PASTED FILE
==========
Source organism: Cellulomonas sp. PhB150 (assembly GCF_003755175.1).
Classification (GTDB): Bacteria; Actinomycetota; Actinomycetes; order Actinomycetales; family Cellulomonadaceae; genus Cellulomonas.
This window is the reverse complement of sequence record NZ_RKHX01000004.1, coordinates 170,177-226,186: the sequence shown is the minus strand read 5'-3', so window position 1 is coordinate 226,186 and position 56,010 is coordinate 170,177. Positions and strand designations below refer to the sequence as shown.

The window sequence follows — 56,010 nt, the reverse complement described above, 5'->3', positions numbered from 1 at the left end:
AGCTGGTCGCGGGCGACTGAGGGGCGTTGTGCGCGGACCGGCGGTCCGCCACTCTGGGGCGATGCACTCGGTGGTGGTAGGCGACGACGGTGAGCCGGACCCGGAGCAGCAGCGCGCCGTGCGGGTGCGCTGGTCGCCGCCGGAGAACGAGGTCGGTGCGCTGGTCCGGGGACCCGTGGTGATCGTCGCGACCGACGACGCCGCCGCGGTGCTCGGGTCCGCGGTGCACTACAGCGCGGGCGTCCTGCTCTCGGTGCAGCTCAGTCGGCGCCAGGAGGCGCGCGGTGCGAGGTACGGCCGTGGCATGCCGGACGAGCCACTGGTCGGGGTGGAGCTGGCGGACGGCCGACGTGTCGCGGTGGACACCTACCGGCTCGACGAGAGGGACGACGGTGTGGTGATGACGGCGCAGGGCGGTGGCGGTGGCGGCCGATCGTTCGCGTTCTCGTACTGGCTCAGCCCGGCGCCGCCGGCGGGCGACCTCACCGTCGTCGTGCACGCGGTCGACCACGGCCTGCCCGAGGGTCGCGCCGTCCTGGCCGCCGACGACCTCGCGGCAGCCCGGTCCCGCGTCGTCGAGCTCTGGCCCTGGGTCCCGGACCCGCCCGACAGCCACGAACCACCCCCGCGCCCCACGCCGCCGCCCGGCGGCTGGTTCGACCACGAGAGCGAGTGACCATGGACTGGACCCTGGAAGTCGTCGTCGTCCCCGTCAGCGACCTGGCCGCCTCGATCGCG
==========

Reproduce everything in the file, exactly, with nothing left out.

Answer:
Source organism: Cellulomonas sp. PhB150 (assembly GCF_003755175.1).
Classification (GTDB): Bacteria; Actinomycetota; Actinomycetes; order Actinomycetales; family Cellulomonadaceae; genus Cellulomonas.
This window is the reverse complement of sequence record NZ_RKHX01000004.1, coordinates 170,177-226,186: the sequence shown is the minus strand read 5'-3', so window position 1 is coordinate 226,186 and position 56,010 is coordinate 170,177. Positions and strand designations below refer to the sequence as shown.

The window sequence follows — 56,010 nt, the reverse complement described above, 5'->3', positions numbered from 1 at the left end:
AGCTGGTCGCGGGCGACTGAGGGGCGTTGTGCGCGGACCGGCGGTCCGCCACTCTGGGGCGATGCACTCGGTGGTGGTAGGCGACGACGGTGAGCCGGACCCGGAGCAGCAGCGCGCCGTGCGGGTGCGCTGGTCGCCGCCGGAGAACGAGGTCGGTGCGCTGGTCCGGGGACCCGTGGTGATCGTCGCGACCGACGACGCCGCCGCGGTGCTCGGGTCCGCGGTGCACTACAGCGCGGGCGTCCTGCTCTCGGTGCAGCTCAGTCGGCGCCAGGAGGCGCGCGGTGCGAGGTACGGCCGTGGCATGCCGGACGAGCCACTGGTCGGGGTGGAGCTGGCGGACGGCCGACGTGTCGCGGTGGACACCTACCGGCTCGACGAGAGGGACGACGGTGTGGTGATGACGGCGCAGGGCGGTGGCGGTGGCGGCCGATCGTTCGCGTTCTCGTACTGGCTCAGCCCGGCGCCGCCGGCGGGCGACCTCACCGTCGTCGTGCACGCGGTCGACCACGGCCTGCCCGAGGGTCGCGCCGTCCTGGCCGCCGACGACCTCGCGGCAGCCCGGTCCCGCGTCGTCGAGCTCTGGCCCTGGGTCCCGGACCCGCCCGACAGCCACGAACCACCCCCGCGCCCCACGCCGCCGCCCGGCGGCTGGTTCGACCACGAGAGCGAGTGACCATGGACTGGACCCTGGAAGTCGTCGTCGTCCCCGTCAGCGACCTGGCCGCCTCGATCGCG